Speaking to female photographers in Latin America, you’ll find that many feel belittled, intimidated and alone. They’ll tell you that male peers and superiors routinely question their talent and expertise. Meanwhile, the images that win prestigious awards and land on the front pages of leading newspapers abroad perpetuate tired tropes of Latin American women.

This is what Isadora Romero and Mayeli Villalba – documentary photographers in Ecuador and Paraguay, respectively – discovered as they reached out to female colleagues to ask them to join their budding collective of female photojournalists called Ruda, named after the potent rue plant.

Part of the ‘Misterio del Disfrazado’ series. Photo by Koral Carballo. Courtesy of Ruda

After bonding over discussions on the lack of female representation in their field, Romero and Villalba started to envision a network of female photographers that would support each other and collaborate. The collective would be transnational, its members hailing from different countries that together could tell a nuanced, layered story of Latin America.

Today the group represents 11 countries. Its members consist of Luján Agusti, of Argentina; Mayeli Villalba, of Paraguay; Koral Karballo, of Mexico; Gabi Portilho, of Brazil; Ángela Ponce, of Peru; Morena Joachin, of Guatemala; Wara Vargas Lara, of Bolivia; Paz Olivares-Droguett, of Chile; Fabiola Ferrero, of Venezuela; Ximena Vásquez, of Colombia; and Isadora Romero, of Ecuador.

When Romero and Mayeli spoke to fellow female photojournalists from various latitudes, they realized the need for this type of autonomous space, which would counteract the machismo in the industry with stories told from the female gaze, was felt by everyone and defied borders. Each one had their own tale to tell about gender discrimination in their respective country, whether it was in Chile or Mexico or Venezuela.

A growing number of initiatives are addressing precisely these issues in Latin America, such as the International Women’s Media Foundation, which finances projects led by women-majority teams of journalists in Latin America and Foto Féminas, a media platform for Latin American, female photographers.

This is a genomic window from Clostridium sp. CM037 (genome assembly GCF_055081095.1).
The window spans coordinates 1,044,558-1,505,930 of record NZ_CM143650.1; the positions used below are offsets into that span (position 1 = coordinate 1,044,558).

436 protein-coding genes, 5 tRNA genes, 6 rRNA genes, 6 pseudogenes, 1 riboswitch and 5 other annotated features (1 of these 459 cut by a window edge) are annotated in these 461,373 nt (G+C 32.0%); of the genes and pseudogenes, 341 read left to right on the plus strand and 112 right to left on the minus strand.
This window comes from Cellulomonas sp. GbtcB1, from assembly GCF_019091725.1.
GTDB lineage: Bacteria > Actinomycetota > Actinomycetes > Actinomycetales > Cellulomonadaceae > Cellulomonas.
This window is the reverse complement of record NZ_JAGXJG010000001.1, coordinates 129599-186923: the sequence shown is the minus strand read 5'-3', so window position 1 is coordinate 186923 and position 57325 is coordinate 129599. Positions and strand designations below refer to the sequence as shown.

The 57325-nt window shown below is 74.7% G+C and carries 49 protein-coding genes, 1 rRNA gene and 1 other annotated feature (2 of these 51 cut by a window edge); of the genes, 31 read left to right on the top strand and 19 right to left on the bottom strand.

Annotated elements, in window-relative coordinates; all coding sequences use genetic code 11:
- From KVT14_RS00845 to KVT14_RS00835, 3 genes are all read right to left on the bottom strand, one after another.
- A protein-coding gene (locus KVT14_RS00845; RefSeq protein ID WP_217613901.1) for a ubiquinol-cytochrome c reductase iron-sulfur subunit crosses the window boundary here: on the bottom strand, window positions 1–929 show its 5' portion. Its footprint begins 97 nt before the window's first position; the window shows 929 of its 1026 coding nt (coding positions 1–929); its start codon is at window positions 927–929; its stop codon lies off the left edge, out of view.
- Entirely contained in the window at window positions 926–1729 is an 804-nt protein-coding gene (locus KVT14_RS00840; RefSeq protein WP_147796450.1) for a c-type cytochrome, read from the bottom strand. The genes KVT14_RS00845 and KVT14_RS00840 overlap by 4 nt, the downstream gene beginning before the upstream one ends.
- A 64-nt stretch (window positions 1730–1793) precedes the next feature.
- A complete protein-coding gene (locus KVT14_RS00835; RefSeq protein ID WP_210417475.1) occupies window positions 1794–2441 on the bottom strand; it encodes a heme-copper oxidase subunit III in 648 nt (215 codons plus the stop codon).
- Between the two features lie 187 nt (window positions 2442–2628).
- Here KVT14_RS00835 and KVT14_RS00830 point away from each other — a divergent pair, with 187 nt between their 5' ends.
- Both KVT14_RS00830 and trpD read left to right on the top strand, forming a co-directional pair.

During holidays, many communities of the valley get together near the Chota River to have fun and refresh themselves in the afternoon. Here, a kid, whose friend drew stars all over his back, plays near the river. Part of the ‘Polvo de Estrellas’ series. Photo by Isadora Romero. Courtesy of Ruda

Still, Romero insists that there’s much work to be done, pointing out that data from the collective Women Photograph proves that in 2019, women continue to be underrepresented in top newspapers around the world. The latest data set, from April to June of this year, indicates that only one out of eight publications reviewed published the photos taken by women on their front page as often as they did those taken by men. (The paper was the San Francisco Chronicle.)

While Women Photograph analyzes mostly English-speaking media (and Le Monde), a sweep of the top Latin American newspapers would likely produce the same results. Little information exists on representation of women in the industry, but Ruda is hoping to change that: It’s conducting a poll of female-identifying photographers on their treatment in the industry.

“When women spoke up, they had to be twice as insightful.”

One figure of the preliminary results is particularly concerning: 80 percent of women polled said to have experienced some type of discrimination or violence in their workplace. This is corroborated by the anecdotes shared by some of Ruda’s members, such as Luján Agusti, a visual reporter from Argentina.